Photograph courtesy NASA

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Astronaut David Wolf is seen on the mid-deck of the space shuttle Atlantis in 2002.

Photograph courtesy NASA

Shuttle Astronaut's Four Most Extraordinary Moments

Juice blobs and an airlock glitch are among space traveler's strongest memories.

When the space shuttle Atlantis launches for the final time this summer, NASA's 30-year-old shuttle program will draw to a close, and shuttle astronauts will become an even rarer breed than they already are. (Video: "Space Shuttle's Final Days.")

One of those lucky few is David Wolf, a veteran NASA astronaut who has been to space four times since 1993, participated in seven spacewalks, and spent 128 days aboard the Russian Mir space station, the precursor to the International Space Station.

We asked Wolf to share some of his most memorable experiences from his historic visit to the Mir space station, which began with a ride aboard Atlantis.

The Great Jelly-Juice Spill

Atlantis docked with the Russian space station in 1997, delivering Wolf for his extended stay. Unfortunately for Wolf, things got off to a messy start.

During his ceremonial first meal with his new crewmates—Mir-24 commander Anatoly Solovyev and flight engineer Pavel Vinogradov—Wolf was presented with a container holding a prized fruit drink made of black currant jelly and pulp.

"It was like thick grape juice," Wolf recalled.

After a mix-up that involved cutting the wrong end of the container, Wolf accidentally squirted the jelly juice onto the wall and air duct of Mir's main living quarters, as well as onto a cassette tape player and tape case.

"This large amorphous blob moved across the cabin, and nobody could react quick enough to do anything," Wolf said. "It eclipsed the lights with a large shadow as our wide eyes and open mouths tracked it. That was my first moment with my new crew."

As penance, Wolf—a medical doctor and electrical engineer by training—disassembled and cleaned the tape player and volunteered to clean the living quarters for the rest of his stay aboard Mir.

Because of that experience, Wolf said he was somewhat relieved when Mir was finally decommissioned and deorbited in 2001.

"I felt a bit of nostalgia, but there was a hint of joy as well, because the evidence of my misdeed was buried forever in the Pacific."

Awestruck by Earth

On Wolf's first Mir spacewalk "our egress out the hatch occurred in total darkness," he said. (See pictures of the "evolution" of NASA's spacesuit.)

"Everything was fine, but about 20 minutes later, we blasted into sunlight and suddenly the Earth was completely visible 250 miles [400 kilometers] below and passing by at 5 miles [8 kilometers] per second.

"Once the Earth became illuminated, it just gripped my attention and I was white knuckled and hanging on until I relaxed."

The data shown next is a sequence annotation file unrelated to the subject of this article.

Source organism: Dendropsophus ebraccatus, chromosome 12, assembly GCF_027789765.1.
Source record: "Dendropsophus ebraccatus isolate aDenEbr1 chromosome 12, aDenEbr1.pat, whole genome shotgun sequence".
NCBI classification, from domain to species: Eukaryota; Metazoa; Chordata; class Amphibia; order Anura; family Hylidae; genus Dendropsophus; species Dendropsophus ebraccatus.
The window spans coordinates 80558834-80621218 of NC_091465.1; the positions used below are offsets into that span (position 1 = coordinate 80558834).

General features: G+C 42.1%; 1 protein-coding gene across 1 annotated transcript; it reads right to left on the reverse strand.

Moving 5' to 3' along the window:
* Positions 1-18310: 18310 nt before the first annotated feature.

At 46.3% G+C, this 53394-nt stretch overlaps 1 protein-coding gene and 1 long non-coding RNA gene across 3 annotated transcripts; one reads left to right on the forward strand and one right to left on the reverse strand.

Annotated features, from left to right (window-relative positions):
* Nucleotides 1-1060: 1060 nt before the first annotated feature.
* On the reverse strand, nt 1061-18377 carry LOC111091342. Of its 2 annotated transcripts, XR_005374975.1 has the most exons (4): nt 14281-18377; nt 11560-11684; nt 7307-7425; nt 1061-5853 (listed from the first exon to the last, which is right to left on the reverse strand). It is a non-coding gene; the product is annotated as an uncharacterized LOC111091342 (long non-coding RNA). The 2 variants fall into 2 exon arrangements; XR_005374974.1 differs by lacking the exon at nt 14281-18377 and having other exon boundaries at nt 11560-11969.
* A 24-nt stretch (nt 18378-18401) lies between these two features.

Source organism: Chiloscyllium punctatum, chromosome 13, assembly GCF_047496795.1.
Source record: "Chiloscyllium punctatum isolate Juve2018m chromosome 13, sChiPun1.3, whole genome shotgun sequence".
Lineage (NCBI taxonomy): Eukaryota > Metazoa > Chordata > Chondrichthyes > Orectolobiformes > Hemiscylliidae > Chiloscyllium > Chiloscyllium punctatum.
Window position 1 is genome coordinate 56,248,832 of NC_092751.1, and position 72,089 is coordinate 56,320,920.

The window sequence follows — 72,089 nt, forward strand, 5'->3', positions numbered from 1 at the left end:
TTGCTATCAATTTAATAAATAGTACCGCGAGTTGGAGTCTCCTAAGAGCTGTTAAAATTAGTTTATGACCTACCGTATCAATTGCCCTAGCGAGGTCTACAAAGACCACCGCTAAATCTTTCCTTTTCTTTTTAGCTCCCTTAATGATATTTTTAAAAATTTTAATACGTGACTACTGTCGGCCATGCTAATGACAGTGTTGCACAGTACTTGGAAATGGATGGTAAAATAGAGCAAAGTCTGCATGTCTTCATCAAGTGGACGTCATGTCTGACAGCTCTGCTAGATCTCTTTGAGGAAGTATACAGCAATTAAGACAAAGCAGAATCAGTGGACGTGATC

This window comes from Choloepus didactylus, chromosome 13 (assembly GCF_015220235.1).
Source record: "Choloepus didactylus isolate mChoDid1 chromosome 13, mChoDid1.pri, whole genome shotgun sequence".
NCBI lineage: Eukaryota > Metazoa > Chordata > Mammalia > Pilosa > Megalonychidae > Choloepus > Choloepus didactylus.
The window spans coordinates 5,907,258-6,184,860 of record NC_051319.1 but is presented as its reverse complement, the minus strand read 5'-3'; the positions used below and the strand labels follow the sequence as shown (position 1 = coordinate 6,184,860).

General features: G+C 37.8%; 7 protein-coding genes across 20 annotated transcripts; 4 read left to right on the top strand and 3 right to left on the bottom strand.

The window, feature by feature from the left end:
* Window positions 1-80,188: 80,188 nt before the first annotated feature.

"All astronauts, when they first see it, are literally taken aback by the beauty and the finite nature of the planet," Wolf added.

"It's Earth in its purest form. There are no borders, and the colors are deeper than can be exhibited in a photograph. ... I have [logged] more than 170 days in space, and my last look at Earth from space was just as exhilarating as my first."

Stranded in Wonderland

The first spacewalk for Wolf almost became his last after a glitch with the airlock left him and a fellow spacewalker stranded outside Mir for several hours.

"When I look back at that experience, I shudder," Wolf said. "But at the time, the two of us were just trying to resolve the problem step-by-step and I didn't even feel nervous."

Despite the dangers, Wolf said spacewalks are among his most treasured memories from his time in space.

"There's nothing more magical in human experience than clipping a tether onto the outside of a spacecraft and pulling yourself outside into this deep black void," Wolf said.

"There's no up or down, and you have to be very careful to maintain your orientation and direction. It's like Alice's Wonderland."

Moved to Tears

During his rare moments of free time aboard Mir, Wolf watched movies on a laptop, sometimes with macadamia nuts floating within easy reach in a halo around him.

Wolf said he was surprised by how much more powerful films could be when viewed in the isolation of space far from home, family, and friends.

"I shed my first tear quite unexpectedly in space while watching Apollo 13," Wolf said.

"After you've been away from home for months, movies feel like your only connection back to Earth, and your mind takes you into them very quickly and deeply."

Farewell, Space Shuttle

After building so many memories while in orbit, Wolf says he has mixed feelings about the end of the shuttle era.

"I believe the space shuttle program will be looked upon throughout history as one of the most ambitious examples of human spirit," he said.

"It's sad to see it come to a close, but we've learned an enormous amount and we will be applying what we've learned to our continued programs."